The divine, being incomprehensible, is also necessarily nameless. [St John of Damascus, On the Orthodox Faith: A New Translation of An Exact Exposition of the Orthodox Faith (Popular Patristics Series 62; trans. Norman Russell; Yonkers, NY: St Vladimir’s Seminary Press, 2022, 88]
… [God's essence - DHC] it is superessential and beyond beings, beyond the divine, beyond the good, beyond fullness, and is set apart from all principles and classes as a whole, and is superior to every principle and class, since it is more than essence, life, word, and concepts; it is light itself, goodness itself, life itself, essence itself, since it does not have its being, or anything in the category of existents, from another, being the source itself of the being of that which exists, of the life of that which lives, of the rationality of that which participates in reason, .... (Ibid., 71)
… ὡς ὑπερούσιον καὶ ὑπὲρ τὰ ὄντα οὖσαν, ὑπέρθεον, ὑπεράγαθον, ὑπερπλήρη, τὰς ὅλας ἀρχὰς καὶ τάξεις ἀφορίζουσαν καὶ πάσης ἀρχῆς και τάξεως ὑπεριδρυμένην ὑπερ οὐσίαν καὶ λόγον καὶ ἔννοιαν, αὐτοφῶς, αὐτοαγαθότητα, αὐτοζωήν, αὐτοουσίαν ὡς μὴ παρ' ἑτέρου τὸ εἶναι τοῖς οὖσι, τοῖς ζῶσι τῆς ζωῆς, τοῖς λόγου μετέχουσι τοῦ λογου , … (Ibid., 71)
Apophatism is the manner of deriving truths about God through negation. God is stated as being "not X." Apophatism comes about through influence from Neo-Platonic philosophy as it meditates upon the one "beyond (or above) being" (ὑπερούσιον). Simply stated, Neoplatonic philosophy finds the inadequacy its philosophy to comprehend the One, which is appropriated by Christians as the one God.
There can be many things that a Christian can find problematic about apophaticism, since it seems to make God unknowable. Absolute apophaticism seems to imply agnosticism on the one side (we cannot know anything about God since "we cannot say anything true about God") and mysticism on the other (we cannot know anything about God so we must bypass the mind and approach God through mystical encounter). Or we can go the "classical theist" route and use apophaticism to reject any ideas or implications of cataphatic ("positive") theology that we do not like. Thus, in the case of much of "classical theism," certain dogmas of what they deem to be orthodoxy is maintained to be true. But if pressed and if any contradictions are shown, they retreat to "mystery" and apophatic language, claiming that the objector is being a "rationalist" and embracing "univocity," thus evading any examination of their system by attacking the opposition.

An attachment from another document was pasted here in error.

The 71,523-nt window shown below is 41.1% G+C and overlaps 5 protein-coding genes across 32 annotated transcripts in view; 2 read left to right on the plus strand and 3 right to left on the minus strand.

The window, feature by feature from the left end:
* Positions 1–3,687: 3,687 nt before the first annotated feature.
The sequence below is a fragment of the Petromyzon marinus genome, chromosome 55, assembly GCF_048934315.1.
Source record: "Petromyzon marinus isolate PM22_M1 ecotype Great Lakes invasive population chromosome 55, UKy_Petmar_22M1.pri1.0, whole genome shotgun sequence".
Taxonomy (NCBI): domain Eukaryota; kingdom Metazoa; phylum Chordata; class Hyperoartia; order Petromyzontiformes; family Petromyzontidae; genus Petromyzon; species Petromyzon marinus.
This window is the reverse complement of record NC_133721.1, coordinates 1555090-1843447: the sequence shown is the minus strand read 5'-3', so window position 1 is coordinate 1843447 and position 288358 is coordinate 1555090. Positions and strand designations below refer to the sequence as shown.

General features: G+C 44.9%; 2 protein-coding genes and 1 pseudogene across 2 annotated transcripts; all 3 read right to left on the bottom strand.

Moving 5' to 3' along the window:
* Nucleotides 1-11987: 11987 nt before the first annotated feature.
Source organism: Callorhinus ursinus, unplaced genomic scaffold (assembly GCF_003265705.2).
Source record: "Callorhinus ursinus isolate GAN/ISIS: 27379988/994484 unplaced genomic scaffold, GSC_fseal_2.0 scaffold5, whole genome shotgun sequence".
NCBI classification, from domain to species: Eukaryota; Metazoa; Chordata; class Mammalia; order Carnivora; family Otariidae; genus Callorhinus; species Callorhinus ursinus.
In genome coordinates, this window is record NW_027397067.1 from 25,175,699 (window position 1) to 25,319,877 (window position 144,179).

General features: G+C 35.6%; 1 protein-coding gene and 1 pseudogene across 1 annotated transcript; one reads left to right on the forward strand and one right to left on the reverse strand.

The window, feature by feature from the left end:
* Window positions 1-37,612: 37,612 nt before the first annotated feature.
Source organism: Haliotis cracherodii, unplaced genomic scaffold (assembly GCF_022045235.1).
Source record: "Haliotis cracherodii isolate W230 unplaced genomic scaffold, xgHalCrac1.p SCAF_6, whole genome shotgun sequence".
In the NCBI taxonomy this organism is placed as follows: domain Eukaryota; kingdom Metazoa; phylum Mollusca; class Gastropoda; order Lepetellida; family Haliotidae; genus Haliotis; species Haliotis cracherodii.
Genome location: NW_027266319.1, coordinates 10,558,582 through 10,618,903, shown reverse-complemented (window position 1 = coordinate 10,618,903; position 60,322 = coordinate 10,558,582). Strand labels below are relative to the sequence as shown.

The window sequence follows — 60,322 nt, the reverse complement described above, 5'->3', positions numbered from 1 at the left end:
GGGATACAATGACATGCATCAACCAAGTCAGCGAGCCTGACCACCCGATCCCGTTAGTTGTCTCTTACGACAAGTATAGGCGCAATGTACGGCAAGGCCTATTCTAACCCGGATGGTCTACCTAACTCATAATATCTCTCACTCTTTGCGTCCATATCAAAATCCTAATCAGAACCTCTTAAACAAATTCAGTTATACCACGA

There is therefore a prima facie reason to reject apophaticism. But if one thinks about the issues, there is another way to embrace apophaticism despite its questionable legacy, and despite its origin in Neo-Platonism. If one sees apophaticism as the realization of the finitude of human reason and human philosophy to truly grasp the nature of God, thus needing the revelation of God to truly reveal who He is, then we can embrace this form of apophaticism. We can say that God is "beyond being," meaning by that He is beyond all philosophical discussions of ontology. God is thus sui generis in this sense: Any discussion of God and His being must be from Scripture, and Scripture alone. All objections based upon Man's philosophy are necessarily corrupted, including those found in "classical theism," a system which is very much Aristotelian in its philosophy. This is not to deny that we can "spoil the Egyptians" of their philosophical riches, both Platonism and Aristotelianism, but to deny that any one philosophy should be considered definitive for the Christian doctrine of God, and that includes both Plato and Aristotle.